This is a guest post from S.O. Muffin
There are four questions. Each question carries equal weight.
1. You are a leader of an international organisation promoting human rights and monitoring human rights abuses. Your credibility is critical to your mission since, once you are perceived as unreliable or biased, your reports of alleged human right abuses will not be taken at their face value. Mr Cicogna is an acknowledged expert in a part of the world important to your work. However, in his past he was a founder and a leader of an organisation committed to the destruction of one of the main states in that part of the world and which is on record as supporting a particularly brutal act of terrorism against it. Do you appoint Mr Cicogna as the lead reporter on human right abuses in that part of the world and what does it do to your credibility?
2. You are the editor of Dumtidningen, a leading newspaper in your country. An activist for a pro-Zendan group brings you an article that claims that Ruritanian soldiers kidnap Zendan children, remove their brains and eat them lightly grilled on toast. There is absolutely no evidence for the claim, which, however, is an almost-verbatim repetition of a long-standing anti-Ruritanian prejudice, wildly acknowledged as racist. Your standpoint (as you tell all and sundry) is not a hate of Ruritanians but a wish to help the people of Zenda. Do you publish this claim, which (unless you are drunk – and, given the price of alcohol in your country, you are unlikely to be drunk) must be clear even to you is complete nonsense? A nonsense which, however, is bound to stir anti-Ruritanian racism and increase further Ruritanian–Zendan hatred?
3. You are responsible for the legal system of your country and, let us not mince words about it, you are a self-acknowledged paragon of civil liberties and human rights. Mr Katil has been condemned to a life sentence by a court of law for a particularly heinous terrorist outrage. He is now terminally ill yet his release will be seen as a triumph to terrorists and will close forever the chance of finding those responsible for mass murder, in which Mr Katil was in all likelihood a bit player. Influential voices round the world claim that internal cooperation, civil-liberties and rule-of-law frame of mind is ineffective in dealing with terrorism – what is required according to these voices are acts of exceptional severity that disregard the rule of law and erode civil liberties. Do you prove them right by releasing Mr Katil?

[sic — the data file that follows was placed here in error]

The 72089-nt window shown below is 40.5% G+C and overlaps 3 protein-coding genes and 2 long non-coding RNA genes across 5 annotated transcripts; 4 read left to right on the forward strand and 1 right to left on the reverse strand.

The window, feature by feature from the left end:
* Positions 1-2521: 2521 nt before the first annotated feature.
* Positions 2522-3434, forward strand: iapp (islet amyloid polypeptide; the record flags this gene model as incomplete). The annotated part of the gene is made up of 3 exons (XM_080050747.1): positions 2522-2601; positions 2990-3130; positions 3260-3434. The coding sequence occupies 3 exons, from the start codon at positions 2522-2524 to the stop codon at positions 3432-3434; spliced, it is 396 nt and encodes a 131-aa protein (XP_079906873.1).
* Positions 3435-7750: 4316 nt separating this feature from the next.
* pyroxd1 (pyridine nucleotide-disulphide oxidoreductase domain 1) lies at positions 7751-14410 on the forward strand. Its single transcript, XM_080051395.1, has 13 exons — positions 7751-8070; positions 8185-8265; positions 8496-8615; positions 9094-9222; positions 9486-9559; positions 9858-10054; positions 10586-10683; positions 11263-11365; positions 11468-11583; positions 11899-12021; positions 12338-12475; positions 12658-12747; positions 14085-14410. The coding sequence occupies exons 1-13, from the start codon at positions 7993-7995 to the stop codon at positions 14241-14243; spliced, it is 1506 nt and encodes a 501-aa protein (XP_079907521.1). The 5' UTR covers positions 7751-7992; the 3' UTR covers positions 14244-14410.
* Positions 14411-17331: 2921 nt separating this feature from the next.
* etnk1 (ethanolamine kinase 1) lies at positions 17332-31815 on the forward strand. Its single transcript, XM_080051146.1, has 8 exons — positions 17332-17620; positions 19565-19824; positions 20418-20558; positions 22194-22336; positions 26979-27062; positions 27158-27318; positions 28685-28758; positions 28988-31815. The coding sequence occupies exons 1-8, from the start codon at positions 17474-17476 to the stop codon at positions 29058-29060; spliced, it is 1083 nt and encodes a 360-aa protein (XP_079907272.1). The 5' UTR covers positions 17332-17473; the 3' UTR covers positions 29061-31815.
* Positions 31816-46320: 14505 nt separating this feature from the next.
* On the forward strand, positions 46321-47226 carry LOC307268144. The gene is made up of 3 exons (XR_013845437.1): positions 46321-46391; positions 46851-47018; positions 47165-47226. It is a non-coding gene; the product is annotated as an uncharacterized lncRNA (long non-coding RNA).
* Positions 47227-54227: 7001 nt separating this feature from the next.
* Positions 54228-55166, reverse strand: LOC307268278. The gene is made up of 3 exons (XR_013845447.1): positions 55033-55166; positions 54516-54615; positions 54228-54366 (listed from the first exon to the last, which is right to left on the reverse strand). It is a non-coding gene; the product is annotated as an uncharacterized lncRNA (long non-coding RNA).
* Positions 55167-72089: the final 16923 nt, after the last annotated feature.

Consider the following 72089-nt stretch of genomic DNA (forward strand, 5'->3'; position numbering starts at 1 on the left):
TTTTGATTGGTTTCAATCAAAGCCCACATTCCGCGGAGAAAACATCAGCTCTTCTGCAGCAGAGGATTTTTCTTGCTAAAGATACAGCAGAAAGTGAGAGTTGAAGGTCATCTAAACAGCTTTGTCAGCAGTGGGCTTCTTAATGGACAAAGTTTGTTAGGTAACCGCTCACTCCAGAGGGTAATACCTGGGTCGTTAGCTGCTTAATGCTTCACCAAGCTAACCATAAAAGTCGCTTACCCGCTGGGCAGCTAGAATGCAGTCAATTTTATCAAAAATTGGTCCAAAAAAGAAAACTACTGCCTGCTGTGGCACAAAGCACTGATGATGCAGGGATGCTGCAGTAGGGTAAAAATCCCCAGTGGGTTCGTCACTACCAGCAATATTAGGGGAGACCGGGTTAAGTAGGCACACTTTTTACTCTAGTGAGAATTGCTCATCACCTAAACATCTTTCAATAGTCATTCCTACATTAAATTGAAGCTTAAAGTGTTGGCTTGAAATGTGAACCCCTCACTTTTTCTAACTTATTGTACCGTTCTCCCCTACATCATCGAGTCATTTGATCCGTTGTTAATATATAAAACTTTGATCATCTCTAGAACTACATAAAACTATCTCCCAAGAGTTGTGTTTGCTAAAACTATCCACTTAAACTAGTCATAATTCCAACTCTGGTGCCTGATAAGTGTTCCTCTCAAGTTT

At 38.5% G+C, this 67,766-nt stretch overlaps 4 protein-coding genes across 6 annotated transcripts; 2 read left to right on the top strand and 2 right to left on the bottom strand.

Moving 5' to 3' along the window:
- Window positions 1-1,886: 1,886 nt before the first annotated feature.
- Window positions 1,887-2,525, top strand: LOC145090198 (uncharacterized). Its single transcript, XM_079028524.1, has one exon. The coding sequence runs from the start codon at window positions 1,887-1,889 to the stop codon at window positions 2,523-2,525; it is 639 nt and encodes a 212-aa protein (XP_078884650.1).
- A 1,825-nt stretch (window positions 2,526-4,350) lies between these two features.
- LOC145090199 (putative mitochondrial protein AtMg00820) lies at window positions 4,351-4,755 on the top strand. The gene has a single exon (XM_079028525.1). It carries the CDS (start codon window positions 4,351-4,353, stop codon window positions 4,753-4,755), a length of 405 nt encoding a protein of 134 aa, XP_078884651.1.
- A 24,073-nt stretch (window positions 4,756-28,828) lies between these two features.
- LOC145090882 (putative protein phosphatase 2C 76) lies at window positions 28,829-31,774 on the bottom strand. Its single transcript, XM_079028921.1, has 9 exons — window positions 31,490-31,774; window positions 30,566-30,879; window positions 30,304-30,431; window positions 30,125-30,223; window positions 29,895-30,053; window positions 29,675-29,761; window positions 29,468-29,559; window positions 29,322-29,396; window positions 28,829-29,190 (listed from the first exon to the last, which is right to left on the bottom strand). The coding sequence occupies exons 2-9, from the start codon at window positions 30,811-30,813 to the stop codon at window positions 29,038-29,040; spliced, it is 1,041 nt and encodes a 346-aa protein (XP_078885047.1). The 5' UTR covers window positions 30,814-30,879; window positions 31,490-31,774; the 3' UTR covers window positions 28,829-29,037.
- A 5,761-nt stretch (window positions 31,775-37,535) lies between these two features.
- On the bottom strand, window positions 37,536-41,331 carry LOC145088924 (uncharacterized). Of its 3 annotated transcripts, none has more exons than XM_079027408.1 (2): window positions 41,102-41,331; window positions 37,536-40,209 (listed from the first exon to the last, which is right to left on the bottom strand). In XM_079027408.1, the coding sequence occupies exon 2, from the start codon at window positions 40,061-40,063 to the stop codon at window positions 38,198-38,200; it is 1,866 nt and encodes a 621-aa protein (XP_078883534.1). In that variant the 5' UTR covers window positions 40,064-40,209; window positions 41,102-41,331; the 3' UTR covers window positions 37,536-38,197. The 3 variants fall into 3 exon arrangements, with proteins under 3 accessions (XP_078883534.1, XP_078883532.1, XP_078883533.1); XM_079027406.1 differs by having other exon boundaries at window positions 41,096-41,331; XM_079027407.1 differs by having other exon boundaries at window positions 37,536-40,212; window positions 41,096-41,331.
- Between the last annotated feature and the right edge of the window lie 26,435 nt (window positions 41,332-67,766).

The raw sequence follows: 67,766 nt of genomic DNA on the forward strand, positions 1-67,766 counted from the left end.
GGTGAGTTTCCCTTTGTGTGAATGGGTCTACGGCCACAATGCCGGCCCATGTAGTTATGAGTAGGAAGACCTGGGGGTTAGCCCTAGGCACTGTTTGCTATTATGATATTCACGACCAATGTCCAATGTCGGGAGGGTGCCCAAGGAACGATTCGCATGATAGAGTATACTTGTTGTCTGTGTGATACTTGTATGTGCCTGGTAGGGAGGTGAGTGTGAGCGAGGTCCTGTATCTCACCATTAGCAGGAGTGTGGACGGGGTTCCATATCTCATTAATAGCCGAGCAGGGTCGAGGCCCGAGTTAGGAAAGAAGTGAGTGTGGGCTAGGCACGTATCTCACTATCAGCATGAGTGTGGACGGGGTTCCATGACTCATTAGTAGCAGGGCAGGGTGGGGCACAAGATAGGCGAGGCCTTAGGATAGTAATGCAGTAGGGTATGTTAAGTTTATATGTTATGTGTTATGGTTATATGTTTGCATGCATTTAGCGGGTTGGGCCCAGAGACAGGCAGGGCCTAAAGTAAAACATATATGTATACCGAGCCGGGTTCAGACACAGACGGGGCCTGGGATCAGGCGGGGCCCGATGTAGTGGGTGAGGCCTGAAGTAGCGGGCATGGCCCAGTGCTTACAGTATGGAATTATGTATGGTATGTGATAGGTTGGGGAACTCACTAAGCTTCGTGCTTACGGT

4. There are two schools of thought in explaining apparent conflict between means and ends. The first, the School of Conspiracy, claims that actors know perfectly well what they are doing, yet they are lying to us, lesser humans, through their teeth. Thus, the editor of Dumtidningen is a racist who wishes to spread blood label about the Ruritanians, while the potential liberator of Mr Katil really intends to exploit a major commercial opportunity for his country. The second is the School of Folly, claiming that those in decision-making positions are often stupid, daft, ignorant, out of their depth, and make idiotic decisions – and then need to defend them, cover them up and, when in a hole, keep digging. Discuss.